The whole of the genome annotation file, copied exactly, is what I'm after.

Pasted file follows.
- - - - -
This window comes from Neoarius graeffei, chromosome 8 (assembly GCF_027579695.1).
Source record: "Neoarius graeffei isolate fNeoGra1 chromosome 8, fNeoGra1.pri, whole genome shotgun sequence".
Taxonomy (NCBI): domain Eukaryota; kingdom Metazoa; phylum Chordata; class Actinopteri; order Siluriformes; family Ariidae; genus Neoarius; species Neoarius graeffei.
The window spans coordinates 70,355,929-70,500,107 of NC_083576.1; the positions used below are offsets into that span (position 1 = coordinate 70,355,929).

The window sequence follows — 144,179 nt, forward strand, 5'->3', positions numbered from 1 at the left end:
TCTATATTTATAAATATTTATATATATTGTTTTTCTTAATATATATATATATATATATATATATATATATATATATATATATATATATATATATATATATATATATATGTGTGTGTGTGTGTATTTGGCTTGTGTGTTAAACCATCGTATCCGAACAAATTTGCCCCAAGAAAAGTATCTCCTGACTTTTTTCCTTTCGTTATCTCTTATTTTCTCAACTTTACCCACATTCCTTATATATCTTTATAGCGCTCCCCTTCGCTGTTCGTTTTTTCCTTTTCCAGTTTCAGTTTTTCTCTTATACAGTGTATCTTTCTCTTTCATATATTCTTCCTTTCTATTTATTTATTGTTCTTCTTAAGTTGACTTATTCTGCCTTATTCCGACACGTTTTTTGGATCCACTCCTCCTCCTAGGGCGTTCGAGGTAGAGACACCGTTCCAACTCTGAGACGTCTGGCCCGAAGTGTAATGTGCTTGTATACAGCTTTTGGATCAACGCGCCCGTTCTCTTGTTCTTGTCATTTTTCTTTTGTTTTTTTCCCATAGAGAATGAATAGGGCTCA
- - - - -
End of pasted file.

This window comes from Neoarius graeffei, chromosome 8 (assembly GCF_027579695.1).
Source record: "Neoarius graeffei isolate fNeoGra1 chromosome 8, fNeoGra1.pri, whole genome shotgun sequence".
Taxonomy (NCBI): domain Eukaryota; kingdom Metazoa; phylum Chordata; class Actinopteri; order Siluriformes; family Ariidae; genus Neoarius; species Neoarius graeffei.
The window spans coordinates 70,355,929-70,500,107 of NC_083576.1; the positions used below are offsets into that span (position 1 = coordinate 70,355,929).

The window sequence follows — 144,179 nt, forward strand, 5'->3', positions numbered from 1 at the left end:
TCTATATTTATAAATATTTATATATATTGTTTTTCTTAATATATATATATATATATATATATATATATATATATATATATATATATATATATATATATATATATATATGTGTGTGTGTGTGTATTTGGCTTGTGTGTTAAACCATCGTATCCGAACAAATTTGCCCCAAGAAAAGTATCTCCTGACTTTTTTCCTTTCGTTATCTCTTATTTTCTCAACTTTACCCACATTCCTTATATATCTTTATAGCGCTCCCCTTCGCTGTTCGTTTTTTCCTTTTCCAGTTTCAGTTTTTCTCTTATACAGTGTATCTTTCTCTTTCATATATTCTTCCTTTCTATTTATTTATTGTTCTTCTTAAGTTGACTTATTCTGCCTTATTCCGACACGTTTTTTGGATCCACTCCTCCTCCTAGGGCGTTCGAGGTAGAGACACCGTTCCAACTCTGAGACGTCTGGCCCGAAGTGTAATGTGCTTGTATACAGCTTTTGGATCAACGCGCCCGTTCTCTTGTTCTTGTCATTTTTCTTTTGTTTTTTTCCCATAGAGAATGAATAGGGCTCA